In this case the evidence of the loss or destruction of the protocol is satisfactory, and the copies would be admitted as secondary evidence upon well settled principles.


The power of the commandants of posts, in the Spanish colonies to make inchoate titles to lands within their jurisdictions has been repeatedly acknowledged by this court.


Under the laws and regulations of the Spanish Crown, it is a question of some doubt, whether grants for the purpose of grazing cattle, were any thing more than licenses to use the lands, and whether they were designed to operate upon the dominion. This question was presented in the case of the United States v. Huertas, 8 Peters, 475, upon a grant ‘with the precise condition to use the lands for the purpose of raising cattle, without having the faculty to alienate the said land by sale, transfer, control of retrocession, or by any other title in favor of a stranger without the knowledge of this government,’ was confirmed by a decree of this court against that objection upon the part of the government, 8 Peters, 475-709. We consider the question closed by the decision in that case, in reference to the country formerly held by Spain, lying to the east of the Sabine.


The land comprehended in these grants at their respective dates was within the unquestioned dominions of the Crown of Spain. The evidence clearly established that the commandants of the posts at Nacogdoches, before and subsequently, were accustomed to make concessions to lands in the neutral territory. This was not at all times an unquestioned jurisdiction, but between the years 1790 and 1800, it seems to have been generally acquiesced in. Some of the grants made within that period have been confirmed by the United States. The dispute of this jurisdiction was a dispute raised by other local commandants and had no relation to the controversy which arose between the United States and Spain, upon the construction of the treaty of St. Ildefonso and the limits of the cession it made. Had these grants been executed after the date of that treaty, they would probably have been controlled by the doctrine of the case of the United States v. Reynes, 9 Howard, 127, and those of a kindred character. Having been executed by officers of the Crown of Spain, within its dominions, and in the exercise of an apparently legitimate authority, the presumption is in favor of the rightfulness of the act. No evidence has been given on the part of this government to impugn it, and much evidence has been adduced to uphold and sustain it.


The petition of the appellees describes the grants to be complete, wanting nothing to their validity from the authorities of Spain.


They have adduced evidence to show that such was the estimation in which they were held by the inhabitants of the district of Nacogdoches. If the court had adopted this conclusion it could have taken no jurisdiction of the case. Its jurisdiction under the act of 1844 is merely to supply the deficiencies in the titles, which were in their incipient state at the termination of the Spanish dominion.


The facts pleaded, enable us to determine the case without a reference to these legal conclusions of the parties. In the United States v. Clarke, 8 Peters, 436, this court reviewed the ordinances and regulations of the Crown of Spain for the disposition of its uncultivated lands in the Indies, so as to ascertain in whom, among its officers, the power to grant resided. From the examination, it was concluded that in 1774, it was confided to the civil and military Governors, from whom it had been for some years previously withdrawn, and that it remained with these officers till a period subsequent to the date of these grants in the territories bordering upon the Gulf of Mexico. The commandants of posts, and other sub-delegates of this officer, were charged only with a superintendence of the incipient and mediate states of the title, but the power of completely severing the subject of the grant from the public domain was uniformly retained by that central jurisdiction. We are, therefore, of the opinion, that these concessions must be treated as imperfect, and dependent upon the sanction of the United States. Upon a full examination of the evidence, we think they are sustained upon principles of equity, and that the decree of the District Court that declares them to be valid, should be affirmed.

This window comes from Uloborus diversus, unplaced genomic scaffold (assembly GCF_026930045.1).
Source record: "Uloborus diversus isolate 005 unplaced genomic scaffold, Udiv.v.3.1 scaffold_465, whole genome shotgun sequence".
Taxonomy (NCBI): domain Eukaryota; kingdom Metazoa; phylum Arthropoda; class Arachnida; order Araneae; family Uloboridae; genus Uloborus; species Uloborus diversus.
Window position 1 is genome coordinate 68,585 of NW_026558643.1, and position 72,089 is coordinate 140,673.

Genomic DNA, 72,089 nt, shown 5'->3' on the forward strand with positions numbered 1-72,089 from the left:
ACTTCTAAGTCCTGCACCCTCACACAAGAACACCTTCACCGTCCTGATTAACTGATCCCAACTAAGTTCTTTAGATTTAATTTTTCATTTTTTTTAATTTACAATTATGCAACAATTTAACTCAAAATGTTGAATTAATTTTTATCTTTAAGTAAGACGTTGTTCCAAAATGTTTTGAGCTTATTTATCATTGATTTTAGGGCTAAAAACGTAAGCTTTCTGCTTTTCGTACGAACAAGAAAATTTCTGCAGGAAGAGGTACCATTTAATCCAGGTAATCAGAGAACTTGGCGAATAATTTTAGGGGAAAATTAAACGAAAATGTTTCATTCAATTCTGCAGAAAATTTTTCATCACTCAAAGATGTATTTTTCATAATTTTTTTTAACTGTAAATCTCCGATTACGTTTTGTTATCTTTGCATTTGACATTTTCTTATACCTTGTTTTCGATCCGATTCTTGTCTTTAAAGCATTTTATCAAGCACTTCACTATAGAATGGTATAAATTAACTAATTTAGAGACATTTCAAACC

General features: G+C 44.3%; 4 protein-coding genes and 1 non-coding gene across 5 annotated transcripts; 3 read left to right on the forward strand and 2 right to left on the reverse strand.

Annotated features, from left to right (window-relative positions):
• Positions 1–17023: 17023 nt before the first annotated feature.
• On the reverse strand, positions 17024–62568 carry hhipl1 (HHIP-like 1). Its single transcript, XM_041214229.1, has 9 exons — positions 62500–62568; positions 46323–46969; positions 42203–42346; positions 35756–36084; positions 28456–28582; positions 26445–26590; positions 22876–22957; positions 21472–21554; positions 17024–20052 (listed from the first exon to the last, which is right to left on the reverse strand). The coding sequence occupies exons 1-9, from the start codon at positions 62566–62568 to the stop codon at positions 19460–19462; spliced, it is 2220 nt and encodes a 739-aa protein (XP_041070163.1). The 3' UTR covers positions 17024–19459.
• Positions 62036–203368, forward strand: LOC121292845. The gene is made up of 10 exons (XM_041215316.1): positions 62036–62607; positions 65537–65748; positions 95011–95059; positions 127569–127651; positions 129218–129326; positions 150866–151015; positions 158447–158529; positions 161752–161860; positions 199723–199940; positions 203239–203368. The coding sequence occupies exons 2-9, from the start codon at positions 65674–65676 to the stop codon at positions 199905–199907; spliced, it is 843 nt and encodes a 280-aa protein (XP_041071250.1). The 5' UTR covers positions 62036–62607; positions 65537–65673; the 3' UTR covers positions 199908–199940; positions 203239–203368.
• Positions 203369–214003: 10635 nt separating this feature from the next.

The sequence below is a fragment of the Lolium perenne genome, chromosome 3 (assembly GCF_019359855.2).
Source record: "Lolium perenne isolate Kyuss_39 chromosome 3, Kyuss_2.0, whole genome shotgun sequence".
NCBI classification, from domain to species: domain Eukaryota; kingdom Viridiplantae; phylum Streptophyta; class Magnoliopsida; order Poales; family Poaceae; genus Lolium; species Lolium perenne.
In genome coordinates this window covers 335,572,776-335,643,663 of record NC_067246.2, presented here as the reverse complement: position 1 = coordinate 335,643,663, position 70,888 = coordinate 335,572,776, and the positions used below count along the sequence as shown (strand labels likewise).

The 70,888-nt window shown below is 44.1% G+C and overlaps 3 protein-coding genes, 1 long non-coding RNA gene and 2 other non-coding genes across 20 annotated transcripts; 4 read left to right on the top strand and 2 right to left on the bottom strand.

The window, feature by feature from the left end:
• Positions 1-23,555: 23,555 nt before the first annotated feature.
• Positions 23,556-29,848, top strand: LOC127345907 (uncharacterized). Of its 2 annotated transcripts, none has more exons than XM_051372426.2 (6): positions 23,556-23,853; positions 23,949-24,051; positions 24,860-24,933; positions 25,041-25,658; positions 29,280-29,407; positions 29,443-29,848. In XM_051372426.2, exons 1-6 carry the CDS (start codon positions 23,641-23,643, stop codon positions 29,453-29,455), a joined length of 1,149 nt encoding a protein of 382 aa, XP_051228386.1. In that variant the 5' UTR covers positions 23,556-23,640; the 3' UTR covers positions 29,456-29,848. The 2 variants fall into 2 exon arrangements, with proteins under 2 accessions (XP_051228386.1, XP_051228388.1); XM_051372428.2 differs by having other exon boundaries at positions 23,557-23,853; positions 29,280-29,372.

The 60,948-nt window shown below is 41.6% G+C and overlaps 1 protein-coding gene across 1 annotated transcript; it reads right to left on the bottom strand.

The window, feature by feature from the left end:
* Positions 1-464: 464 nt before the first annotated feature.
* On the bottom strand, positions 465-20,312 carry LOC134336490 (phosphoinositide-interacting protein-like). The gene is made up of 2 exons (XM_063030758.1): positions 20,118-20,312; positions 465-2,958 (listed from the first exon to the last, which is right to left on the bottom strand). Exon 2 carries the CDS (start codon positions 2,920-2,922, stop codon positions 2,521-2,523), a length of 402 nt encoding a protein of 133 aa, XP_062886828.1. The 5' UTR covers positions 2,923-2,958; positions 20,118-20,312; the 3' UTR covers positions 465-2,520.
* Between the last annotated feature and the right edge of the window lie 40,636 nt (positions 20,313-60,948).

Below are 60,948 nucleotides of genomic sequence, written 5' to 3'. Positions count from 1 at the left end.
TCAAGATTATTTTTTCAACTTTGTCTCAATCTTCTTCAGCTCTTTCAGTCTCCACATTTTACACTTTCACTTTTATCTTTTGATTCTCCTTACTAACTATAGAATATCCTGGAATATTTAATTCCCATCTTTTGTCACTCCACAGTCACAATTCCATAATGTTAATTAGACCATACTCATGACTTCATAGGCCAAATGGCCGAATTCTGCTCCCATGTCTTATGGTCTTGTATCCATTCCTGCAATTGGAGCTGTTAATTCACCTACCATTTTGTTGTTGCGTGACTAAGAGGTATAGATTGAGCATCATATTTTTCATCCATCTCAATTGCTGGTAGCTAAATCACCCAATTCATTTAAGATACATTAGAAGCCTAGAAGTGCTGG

That portion of the decree which provides that the petitioners be entitled to locate so many acres of land as have at any time been sold, or otherwise disposed of, out of said subdivisions by the United States, or any other unappropriated land belonging to the United States, within the State of Louisiana, falls within the objections, stated in the case of the United States v. Moore, 12 Howard, 209, and of United States v. McDonogh, at this term, and cannot be maintained. To this extent the decree of the District Court is reversed. The effect of which reversal and of the decree rendered, is to exempt the lands sold or disposed of by the United States from the operation of the plaintiff’s claim, and to leave the question of indemnity between the claimant and the political department of this government.



This cause came on to be heard on the transcript of the record from the District Court of the United States for the Eastern District of Louisiana, and was argued by counsel. On consideration whereof, it is the opinion of this court that the grants set forth in the record are valid grants, and that so much of the decree of the District Court as confirms them should be affirmed; but that such of the lands embraced by the said grants as have been sold or otherwise disposed of by the United States are exempt from the operation of the said grants; and that so much of the decree of the said District Court as authorizes the location of so many acres of the lands embraced in the said grants as have been sold or otherwise disposed of by the United States, on any other unappropriated lands of the United States, within the State of Louisiana, is erroneous, and should be reversed.


Whereupon, it is now here ordered, adjudged, and decreed, that so much of the decree of the District Court as authorizes the location of so many acres of the land as have been disposed of by the United States on any other unappropriated lands of the United States, within the State of Louisiana, be, and the same is hereby reversed and annulled; and that the lands so sold or otherwise disposed of by the United States, be, and the same are hereby exempted from the operation of the said grants.


And it is now here further ordered, adjudged, and decreed, that so much of the decree of the said District Court as declares the said grants to be valid, be, and the same is hereby affirmed.